The Massachusetts Museum of Contemporary Art in North Adams announced it would lay off 120 of its 165 employees, citing lost revenue due to the coronavirus pandemic. The staff reduction goes into effect April 11.
“I am saddened by this drastic staff reduction, which will affect many of my colleagues and friends, and I join our Trustees and remaining staff in doing everything within my power to get as many as possible back to work rebuilding this great institution as soon as possible,” Mass MoCA director Joseph Thompson said in a statement posted to the museum’s website.
With its announcement, Mass MoCA became the first major Massachusetts museum to institute wide-scale layoffs since the pandemic began. The state’s cultural sector has already been hit hard by coronavirus closures, with nonprofit cultural organizations reporting more than $55.7 million in lost revenue in the first week of the health crisis, according to the Massachusetts Cultural Council.
According to Mass MoCA’s statement, laid-off employees will receive their regular paychecks through March 27 and after that receive at least 70% of their normal pay through April 10. Employees covered through the museum’s healthcare plan will remain covered through July. The reductions touch every department, including management.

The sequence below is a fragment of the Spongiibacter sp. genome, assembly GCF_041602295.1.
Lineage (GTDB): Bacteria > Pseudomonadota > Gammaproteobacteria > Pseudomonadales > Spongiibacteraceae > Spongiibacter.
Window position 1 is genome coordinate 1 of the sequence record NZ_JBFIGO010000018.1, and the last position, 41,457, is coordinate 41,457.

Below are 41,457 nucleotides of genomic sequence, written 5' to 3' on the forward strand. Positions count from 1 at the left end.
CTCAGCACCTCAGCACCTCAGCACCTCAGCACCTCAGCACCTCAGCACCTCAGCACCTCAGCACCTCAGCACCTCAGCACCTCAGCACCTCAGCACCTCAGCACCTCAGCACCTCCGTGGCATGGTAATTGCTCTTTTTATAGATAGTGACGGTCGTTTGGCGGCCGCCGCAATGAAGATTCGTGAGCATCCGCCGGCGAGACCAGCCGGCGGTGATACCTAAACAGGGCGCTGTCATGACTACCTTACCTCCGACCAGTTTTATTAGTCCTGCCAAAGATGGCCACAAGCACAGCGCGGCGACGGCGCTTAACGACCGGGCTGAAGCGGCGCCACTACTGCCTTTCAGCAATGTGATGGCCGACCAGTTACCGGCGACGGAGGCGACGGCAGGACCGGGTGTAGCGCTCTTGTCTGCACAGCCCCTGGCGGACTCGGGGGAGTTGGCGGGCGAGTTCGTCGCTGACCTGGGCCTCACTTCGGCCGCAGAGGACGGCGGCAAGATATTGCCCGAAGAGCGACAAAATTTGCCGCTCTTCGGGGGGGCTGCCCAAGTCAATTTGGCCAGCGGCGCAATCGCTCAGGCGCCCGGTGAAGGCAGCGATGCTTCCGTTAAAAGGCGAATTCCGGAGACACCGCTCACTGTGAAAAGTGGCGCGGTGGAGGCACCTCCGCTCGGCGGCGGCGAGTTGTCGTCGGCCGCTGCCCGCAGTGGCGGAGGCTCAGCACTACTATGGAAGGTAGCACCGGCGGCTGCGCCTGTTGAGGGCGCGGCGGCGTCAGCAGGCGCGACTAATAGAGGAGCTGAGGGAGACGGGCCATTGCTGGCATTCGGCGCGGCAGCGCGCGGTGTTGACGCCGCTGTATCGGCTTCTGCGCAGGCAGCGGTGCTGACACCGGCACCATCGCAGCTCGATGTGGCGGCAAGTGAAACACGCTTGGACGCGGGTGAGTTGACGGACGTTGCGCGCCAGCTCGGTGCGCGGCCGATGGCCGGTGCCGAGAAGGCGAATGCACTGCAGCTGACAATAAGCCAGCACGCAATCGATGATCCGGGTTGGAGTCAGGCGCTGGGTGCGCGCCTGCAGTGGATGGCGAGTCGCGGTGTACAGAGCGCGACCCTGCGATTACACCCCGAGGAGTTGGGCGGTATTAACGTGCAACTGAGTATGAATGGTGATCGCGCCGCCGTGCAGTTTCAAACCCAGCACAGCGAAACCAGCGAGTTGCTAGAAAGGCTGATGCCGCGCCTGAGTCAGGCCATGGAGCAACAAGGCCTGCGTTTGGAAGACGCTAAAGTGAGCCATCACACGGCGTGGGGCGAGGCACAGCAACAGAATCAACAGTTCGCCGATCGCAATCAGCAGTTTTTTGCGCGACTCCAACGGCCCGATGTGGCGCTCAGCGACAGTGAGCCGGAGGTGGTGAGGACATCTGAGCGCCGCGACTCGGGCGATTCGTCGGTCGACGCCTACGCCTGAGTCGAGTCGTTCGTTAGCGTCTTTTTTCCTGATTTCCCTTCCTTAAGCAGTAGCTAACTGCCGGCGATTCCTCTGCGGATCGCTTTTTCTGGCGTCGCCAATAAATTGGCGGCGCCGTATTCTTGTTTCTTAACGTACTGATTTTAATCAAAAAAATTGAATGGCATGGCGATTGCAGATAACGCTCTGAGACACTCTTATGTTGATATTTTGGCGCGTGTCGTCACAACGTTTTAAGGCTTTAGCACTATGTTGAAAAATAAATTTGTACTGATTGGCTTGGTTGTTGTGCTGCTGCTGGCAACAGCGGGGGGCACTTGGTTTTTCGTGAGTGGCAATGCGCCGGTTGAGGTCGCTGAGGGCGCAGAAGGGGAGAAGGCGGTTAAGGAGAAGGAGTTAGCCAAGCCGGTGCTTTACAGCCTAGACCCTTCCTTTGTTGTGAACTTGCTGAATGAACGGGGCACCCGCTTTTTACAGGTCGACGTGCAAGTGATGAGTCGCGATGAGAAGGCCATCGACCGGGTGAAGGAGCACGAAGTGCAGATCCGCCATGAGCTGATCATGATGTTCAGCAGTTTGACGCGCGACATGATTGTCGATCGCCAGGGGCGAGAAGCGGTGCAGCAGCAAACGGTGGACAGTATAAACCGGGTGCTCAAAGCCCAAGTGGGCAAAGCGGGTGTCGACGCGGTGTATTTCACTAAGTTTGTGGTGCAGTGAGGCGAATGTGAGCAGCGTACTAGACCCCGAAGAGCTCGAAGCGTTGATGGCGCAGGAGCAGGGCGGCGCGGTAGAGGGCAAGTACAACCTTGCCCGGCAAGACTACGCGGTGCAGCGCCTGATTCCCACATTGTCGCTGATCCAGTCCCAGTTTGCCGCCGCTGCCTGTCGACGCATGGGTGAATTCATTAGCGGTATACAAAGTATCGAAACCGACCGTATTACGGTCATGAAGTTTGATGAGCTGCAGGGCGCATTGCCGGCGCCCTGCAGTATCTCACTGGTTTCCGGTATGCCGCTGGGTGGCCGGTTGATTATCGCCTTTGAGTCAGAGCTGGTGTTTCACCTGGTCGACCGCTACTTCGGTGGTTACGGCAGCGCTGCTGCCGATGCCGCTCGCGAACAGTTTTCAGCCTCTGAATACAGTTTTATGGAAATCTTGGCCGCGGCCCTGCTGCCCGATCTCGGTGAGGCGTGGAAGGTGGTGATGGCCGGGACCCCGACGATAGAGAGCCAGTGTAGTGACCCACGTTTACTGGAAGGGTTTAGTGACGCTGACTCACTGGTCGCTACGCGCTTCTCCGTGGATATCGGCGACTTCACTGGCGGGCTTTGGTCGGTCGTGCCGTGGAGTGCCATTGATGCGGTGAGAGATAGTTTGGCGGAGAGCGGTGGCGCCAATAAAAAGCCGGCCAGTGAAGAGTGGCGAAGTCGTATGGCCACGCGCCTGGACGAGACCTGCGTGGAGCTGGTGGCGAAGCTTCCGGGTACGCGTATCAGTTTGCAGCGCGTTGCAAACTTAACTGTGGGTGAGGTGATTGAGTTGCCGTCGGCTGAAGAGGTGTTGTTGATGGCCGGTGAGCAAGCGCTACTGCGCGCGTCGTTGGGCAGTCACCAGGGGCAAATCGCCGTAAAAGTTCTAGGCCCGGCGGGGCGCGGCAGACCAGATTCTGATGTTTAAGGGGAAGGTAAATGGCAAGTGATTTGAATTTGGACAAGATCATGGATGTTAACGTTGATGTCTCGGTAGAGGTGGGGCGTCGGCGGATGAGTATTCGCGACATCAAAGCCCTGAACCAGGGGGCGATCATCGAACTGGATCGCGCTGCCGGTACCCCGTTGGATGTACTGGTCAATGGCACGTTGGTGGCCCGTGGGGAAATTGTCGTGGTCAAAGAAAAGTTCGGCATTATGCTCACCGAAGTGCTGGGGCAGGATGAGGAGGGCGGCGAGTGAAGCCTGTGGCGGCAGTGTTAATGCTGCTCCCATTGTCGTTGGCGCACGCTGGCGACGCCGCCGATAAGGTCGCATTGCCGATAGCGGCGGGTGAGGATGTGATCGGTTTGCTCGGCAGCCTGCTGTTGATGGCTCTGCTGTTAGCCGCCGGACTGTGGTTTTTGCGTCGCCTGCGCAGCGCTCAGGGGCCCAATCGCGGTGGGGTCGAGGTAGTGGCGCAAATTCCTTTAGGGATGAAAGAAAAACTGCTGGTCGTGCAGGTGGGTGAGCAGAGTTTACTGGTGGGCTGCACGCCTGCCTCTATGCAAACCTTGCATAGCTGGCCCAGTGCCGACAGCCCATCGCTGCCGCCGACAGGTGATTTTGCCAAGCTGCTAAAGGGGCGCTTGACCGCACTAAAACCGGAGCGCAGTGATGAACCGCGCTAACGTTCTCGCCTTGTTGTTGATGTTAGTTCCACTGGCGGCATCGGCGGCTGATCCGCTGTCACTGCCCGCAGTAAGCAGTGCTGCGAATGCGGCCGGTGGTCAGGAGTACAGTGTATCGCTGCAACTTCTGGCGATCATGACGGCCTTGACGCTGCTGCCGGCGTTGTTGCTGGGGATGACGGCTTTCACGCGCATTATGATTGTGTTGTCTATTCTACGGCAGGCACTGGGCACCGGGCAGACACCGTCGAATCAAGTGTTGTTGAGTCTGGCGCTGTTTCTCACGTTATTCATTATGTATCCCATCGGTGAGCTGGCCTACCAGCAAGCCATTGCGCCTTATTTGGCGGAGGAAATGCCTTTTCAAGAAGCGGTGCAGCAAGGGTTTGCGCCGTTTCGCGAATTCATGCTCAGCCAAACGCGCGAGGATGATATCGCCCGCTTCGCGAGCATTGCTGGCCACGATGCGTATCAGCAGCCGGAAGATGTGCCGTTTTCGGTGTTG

Mass MoCA’s endowment only accounts for 7.5% of its annual budget, the majority of which is made through concert tickets, entry fees and concessions. Mass MoCA began canceling events on March 7 as concerns about the spread of the coronavirus increased. It closed its doors on March 15, the same day Governor Baker banned gatherings of 25 people or more. Since then, all non-essential businesses in Massachusetts have been ordered to shutter.
Mass MoCA’s remaining staff will work in fundraising, facilities management and “contingency planning for the organization’s relaunch.” The museum said those employees would take voluntary reductions in hours or salary.
“We will do everything within our power to relaunch at the soonest possible instant, following guidance from public health officials,” Thompson said.
This article was originally published on WBUR.org.